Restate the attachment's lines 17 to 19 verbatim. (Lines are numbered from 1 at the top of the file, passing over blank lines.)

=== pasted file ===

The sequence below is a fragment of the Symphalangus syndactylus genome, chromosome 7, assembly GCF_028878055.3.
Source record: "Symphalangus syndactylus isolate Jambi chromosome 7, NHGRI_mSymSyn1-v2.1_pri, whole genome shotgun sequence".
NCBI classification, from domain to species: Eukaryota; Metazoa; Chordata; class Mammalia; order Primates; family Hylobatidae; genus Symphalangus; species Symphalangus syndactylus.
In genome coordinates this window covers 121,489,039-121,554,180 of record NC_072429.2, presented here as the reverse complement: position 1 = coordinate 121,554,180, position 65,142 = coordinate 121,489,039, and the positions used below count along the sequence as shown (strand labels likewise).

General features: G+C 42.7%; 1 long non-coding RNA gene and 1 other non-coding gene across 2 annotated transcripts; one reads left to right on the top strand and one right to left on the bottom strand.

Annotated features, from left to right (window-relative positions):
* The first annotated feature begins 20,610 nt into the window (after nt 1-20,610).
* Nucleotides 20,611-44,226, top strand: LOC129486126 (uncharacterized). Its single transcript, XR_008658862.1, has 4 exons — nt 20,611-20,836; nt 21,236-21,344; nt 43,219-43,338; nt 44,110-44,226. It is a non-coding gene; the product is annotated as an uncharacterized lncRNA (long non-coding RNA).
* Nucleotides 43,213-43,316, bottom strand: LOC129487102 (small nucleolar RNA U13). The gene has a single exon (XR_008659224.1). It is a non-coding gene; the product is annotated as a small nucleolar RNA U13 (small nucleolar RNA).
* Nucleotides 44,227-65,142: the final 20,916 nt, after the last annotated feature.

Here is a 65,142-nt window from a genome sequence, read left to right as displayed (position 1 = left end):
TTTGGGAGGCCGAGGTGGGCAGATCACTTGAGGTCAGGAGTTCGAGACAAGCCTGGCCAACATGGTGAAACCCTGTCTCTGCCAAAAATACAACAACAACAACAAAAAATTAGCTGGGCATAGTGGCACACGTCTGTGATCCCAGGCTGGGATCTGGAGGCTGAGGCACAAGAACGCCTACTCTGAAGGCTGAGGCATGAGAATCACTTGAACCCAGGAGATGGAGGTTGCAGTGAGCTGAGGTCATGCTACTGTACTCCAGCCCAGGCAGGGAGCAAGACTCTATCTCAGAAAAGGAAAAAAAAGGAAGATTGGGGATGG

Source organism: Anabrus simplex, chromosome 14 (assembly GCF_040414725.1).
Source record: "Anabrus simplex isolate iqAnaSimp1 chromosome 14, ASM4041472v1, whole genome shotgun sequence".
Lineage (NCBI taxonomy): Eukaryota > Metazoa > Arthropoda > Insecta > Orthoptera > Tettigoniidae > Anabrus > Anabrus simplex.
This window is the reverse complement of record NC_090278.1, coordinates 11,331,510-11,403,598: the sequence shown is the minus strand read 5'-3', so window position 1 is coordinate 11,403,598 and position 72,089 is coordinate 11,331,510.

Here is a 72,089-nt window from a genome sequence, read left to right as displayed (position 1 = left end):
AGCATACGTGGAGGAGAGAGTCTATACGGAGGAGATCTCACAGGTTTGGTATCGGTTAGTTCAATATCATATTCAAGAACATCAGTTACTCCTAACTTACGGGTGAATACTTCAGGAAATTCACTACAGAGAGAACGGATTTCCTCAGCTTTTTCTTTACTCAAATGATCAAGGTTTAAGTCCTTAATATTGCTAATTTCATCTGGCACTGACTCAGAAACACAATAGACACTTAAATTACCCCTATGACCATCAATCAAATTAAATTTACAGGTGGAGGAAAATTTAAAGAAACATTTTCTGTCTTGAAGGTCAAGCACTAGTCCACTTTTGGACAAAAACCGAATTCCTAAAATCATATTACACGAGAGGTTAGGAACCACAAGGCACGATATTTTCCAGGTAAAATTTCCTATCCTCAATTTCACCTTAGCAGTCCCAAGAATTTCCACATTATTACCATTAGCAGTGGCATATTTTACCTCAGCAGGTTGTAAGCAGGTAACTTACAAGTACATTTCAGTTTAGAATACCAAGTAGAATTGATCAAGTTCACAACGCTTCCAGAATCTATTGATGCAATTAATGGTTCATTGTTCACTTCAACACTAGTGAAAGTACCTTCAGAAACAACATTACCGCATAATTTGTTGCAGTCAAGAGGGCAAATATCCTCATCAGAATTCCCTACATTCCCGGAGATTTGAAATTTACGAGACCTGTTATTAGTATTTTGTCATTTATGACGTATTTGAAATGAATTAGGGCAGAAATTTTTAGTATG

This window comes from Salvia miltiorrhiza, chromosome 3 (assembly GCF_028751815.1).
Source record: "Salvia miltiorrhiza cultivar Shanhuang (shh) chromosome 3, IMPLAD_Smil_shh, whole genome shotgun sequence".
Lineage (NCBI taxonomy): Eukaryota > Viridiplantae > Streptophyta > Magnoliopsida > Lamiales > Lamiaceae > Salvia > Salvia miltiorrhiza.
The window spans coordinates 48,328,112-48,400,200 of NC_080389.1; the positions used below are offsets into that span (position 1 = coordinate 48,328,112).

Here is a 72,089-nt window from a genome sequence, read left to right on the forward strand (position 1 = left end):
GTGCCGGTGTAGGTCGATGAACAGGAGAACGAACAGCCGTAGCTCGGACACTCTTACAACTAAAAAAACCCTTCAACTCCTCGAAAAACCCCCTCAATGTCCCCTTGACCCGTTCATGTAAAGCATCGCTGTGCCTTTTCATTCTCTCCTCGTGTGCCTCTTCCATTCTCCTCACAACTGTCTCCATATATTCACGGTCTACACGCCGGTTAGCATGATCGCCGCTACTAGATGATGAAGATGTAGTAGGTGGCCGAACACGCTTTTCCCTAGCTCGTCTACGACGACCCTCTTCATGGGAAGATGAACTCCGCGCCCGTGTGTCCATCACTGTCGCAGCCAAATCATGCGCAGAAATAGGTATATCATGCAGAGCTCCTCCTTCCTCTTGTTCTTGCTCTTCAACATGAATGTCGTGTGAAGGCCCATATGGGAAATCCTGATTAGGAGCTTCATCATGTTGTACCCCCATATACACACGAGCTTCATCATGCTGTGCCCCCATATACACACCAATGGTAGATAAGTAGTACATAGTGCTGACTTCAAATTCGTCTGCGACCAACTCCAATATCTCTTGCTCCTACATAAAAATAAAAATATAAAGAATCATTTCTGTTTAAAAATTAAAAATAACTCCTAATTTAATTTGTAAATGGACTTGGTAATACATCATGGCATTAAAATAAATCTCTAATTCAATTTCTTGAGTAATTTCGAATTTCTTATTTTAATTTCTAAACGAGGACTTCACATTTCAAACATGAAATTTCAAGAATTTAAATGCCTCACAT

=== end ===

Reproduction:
Here is a 72,089-nt window from a genome sequence, read left to right as displayed (position 1 = left end):
AGCATACGTGGAGGAGAGAGTCTATACGGAGGAGATCTCACAGGTTTGGTATCGGTTAGTTCAATATCATATTCAAGAACATCAGTTACTCCTAACTTACGGGTGAATACTTCAGGAAATTCACTACAGAGAGAACGGATTTCCTCAGCTTTTTCTTTACTCAAATGATCAAGGTTTAAGTCCTTAATATTGCTAATTTCATCTGGCACTGACTCAGAAACACAATAGACACTTAAATTACCCCTATGACCATCAATCAAATTAAATTTACAGGTGGAGGAAAATTTAAAGAAACATTTTCTGTCTTGAAGGTCAAGCACTAGTCCACTTTTGGACAAAAACCGAATTCCTAAAATCATATTACACGAGAGGTTAGGAACCACAAGGCACGATATTTTCCAGGTAAAATTTCCTATCCTCAATTTCACCTTAGCAGTCCCAAGAATTTCCACATTATTACCATTAGCAGTGGCATATTTTACCTCAGCAGGTTGTAAGCAGGTAACTTACAAGTACATTTCAGTTTAGAATACCAAGTAGAATTGATCAAGTTCACAACGCTTCCAGAATCTATTGATGCAATTAATGGTTCATTGTTCACTTCAACACTAGTGAAAGTACCTTCAGAAACAACATTACCGCATAATTTGTTGCAGTCAAGAGGGCAAATATCCTCATCAGAATTCCCTACATTCCCGGAGATTTGAAATTTACGAGACCTGTTATTAGTATTTTGTCATTTATGACGTATTTGAAATGAATTAGGGCAGAAATTTTTAGTATG

This window comes from Salvia miltiorrhiza, chromosome 3 (assembly GCF_028751815.1).